"Adaptive Quality of Service Architecture"
(for the Linux kernel)

The IRMOS Real-Time Scheduler for Linux


In the context of the IRMOS European Project (Interactive Real-Time Applications on Service-Oriented Infrastructures), a new real-time scheduler for Linux has been developed by the Real-Time Systems Laboratory of Scuola Superiore Sant'Anna, and specifically by Fabio Checconi. This scheduler allows one to reserve a ``slice'' of the processing capability of a system to a group of threads and/or processes (shortly, tasks). It is based on a direct modification of the POSIX real-time scheduling class within the Linux kernel, and has been designed from the scratch with support for multi-processor and multi-core systems. Also, it implements a hierarchical scheduling policy based on both deadlines and priorities. Specifically, POSIX priority-based real-time scheduling is nested inside EDF-based scheduling. The IRMOS real-time scheduler allows for the provisioning of scheduling guarantees to individual task groups. This is done by specifying two scheduling parameters: a budget Q and a period P. The tasks in the group are entitled to run on each of the CPUs (processor, or cores when present) available on the platform, for Q time units every period of P time units. This constitutes a scheduling guarantee and a limitation at the same time.

This is achieved by a hard-reservation variant of the EDF-based Constant Bandwidth Server (CBS) scheduler, implemented as a partitioned scheduling strategy. Each CPU has its own private task queue, and it is scheduled independently of each other, with a few exceptions (details omitted for the sake of brevity, however they can be found in the original paper). However, when a group is entitled to run on each CPU, the IRMOS scheduler employs a POSIX priority-based real-time scheduling strategy among its tasks, in such a way that, if there are M CPUs, (at most) the M tasks with the highest priority are the ones which actually run. The system performs admission control over admitted reserved groups, so that the overall system capacity may be properly partitioned among concurrently running activities in the system, without overloading it. Also, the scheduler has a hierarchical configuration capability, by which it is possible to define groups and nested subgroups of real-time tasks with given scheduling parameters. For a complete description of the features of the IRMOS real-time scheduler for the Linux kernel, the interested reader is reminded to the paper appeared at OSPERT 2009.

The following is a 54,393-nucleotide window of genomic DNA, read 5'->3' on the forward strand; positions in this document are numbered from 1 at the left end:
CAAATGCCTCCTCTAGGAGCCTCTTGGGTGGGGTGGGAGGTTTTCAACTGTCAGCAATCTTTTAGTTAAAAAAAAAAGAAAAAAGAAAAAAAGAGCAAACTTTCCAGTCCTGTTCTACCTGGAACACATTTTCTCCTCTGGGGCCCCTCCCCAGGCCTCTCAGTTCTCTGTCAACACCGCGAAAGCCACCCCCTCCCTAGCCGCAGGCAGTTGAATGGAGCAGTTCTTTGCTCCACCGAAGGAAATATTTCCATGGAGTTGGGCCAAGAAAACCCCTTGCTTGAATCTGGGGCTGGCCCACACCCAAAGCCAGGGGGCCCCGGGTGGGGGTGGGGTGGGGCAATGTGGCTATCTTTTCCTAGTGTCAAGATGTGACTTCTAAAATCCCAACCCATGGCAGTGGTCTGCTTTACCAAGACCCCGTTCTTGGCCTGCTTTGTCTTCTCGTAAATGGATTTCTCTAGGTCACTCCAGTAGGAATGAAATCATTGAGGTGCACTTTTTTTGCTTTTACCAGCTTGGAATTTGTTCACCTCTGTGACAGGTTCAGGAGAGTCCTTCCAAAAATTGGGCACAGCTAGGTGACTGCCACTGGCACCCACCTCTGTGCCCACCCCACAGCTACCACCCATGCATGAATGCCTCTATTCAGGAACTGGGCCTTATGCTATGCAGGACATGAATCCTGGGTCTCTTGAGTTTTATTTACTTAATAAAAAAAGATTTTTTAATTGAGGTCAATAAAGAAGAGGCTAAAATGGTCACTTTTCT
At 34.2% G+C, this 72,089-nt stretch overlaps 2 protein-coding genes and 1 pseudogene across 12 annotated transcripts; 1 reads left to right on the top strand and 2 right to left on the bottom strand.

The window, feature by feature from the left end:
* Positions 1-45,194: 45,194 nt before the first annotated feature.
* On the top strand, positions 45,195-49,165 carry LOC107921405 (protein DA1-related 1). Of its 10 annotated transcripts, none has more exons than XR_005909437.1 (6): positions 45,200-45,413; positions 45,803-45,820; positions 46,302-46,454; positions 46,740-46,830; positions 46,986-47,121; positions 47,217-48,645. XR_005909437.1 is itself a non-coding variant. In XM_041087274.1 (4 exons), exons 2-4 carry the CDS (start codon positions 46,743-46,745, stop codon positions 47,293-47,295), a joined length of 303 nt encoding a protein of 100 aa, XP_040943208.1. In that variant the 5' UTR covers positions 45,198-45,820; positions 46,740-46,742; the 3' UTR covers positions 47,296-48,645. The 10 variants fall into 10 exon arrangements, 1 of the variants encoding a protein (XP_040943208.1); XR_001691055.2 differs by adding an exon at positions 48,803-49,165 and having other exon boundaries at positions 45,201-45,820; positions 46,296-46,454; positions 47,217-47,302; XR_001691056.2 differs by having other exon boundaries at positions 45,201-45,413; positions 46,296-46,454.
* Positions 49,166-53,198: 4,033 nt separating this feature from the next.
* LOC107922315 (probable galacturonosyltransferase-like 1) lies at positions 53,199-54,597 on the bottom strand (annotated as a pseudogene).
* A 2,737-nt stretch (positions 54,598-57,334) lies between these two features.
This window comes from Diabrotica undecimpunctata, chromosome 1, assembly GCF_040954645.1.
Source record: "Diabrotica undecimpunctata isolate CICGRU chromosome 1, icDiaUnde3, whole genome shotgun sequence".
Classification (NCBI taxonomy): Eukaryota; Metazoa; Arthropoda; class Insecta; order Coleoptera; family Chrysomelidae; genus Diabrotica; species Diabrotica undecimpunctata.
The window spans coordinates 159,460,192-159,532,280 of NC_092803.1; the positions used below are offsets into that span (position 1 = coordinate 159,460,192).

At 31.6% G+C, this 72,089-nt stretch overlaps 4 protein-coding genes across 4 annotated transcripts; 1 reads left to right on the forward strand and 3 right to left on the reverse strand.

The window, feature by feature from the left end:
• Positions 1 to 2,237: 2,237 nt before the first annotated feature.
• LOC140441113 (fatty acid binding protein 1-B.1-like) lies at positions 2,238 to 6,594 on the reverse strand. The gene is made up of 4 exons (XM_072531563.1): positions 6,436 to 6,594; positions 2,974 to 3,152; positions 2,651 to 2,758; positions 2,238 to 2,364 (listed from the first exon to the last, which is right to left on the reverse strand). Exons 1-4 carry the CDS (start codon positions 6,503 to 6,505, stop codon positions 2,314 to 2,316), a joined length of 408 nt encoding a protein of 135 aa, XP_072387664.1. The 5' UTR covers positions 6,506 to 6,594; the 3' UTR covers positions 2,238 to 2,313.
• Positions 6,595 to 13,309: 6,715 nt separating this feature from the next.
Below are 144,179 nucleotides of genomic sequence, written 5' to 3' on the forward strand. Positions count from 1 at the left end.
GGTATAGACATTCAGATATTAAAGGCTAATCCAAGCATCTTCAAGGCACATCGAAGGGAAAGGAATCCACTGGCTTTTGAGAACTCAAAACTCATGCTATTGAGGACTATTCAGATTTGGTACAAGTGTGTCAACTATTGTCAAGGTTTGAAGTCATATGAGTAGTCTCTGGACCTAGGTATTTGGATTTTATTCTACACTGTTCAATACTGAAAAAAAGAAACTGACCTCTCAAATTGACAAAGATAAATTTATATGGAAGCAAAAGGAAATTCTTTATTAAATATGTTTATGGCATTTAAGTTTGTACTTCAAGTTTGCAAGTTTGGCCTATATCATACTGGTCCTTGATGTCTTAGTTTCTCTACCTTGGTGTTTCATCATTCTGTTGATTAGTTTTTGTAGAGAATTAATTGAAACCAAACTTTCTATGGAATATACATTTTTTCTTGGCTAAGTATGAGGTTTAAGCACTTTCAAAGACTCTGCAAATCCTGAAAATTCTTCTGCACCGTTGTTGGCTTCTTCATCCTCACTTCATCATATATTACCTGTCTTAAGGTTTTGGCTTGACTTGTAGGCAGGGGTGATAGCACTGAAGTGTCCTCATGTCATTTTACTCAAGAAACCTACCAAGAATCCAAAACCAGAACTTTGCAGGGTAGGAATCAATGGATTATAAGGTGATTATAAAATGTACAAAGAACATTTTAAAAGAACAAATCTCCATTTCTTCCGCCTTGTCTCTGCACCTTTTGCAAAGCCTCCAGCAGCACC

The new scheduler is being integrated into the AQuoSA open-source project (Adaptive Quality of Service Architecture), which makes a well-designed user-space API and adaptive reservations available to application developers. It is available for a number of versions of the Linux kernel starting from 2.6.30.

Any comments and feedback on the project by Linux users and developers is more than welcome. Authors can be contacted by using the AQuoSA mailing lists.

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Last update:
August 4, 2010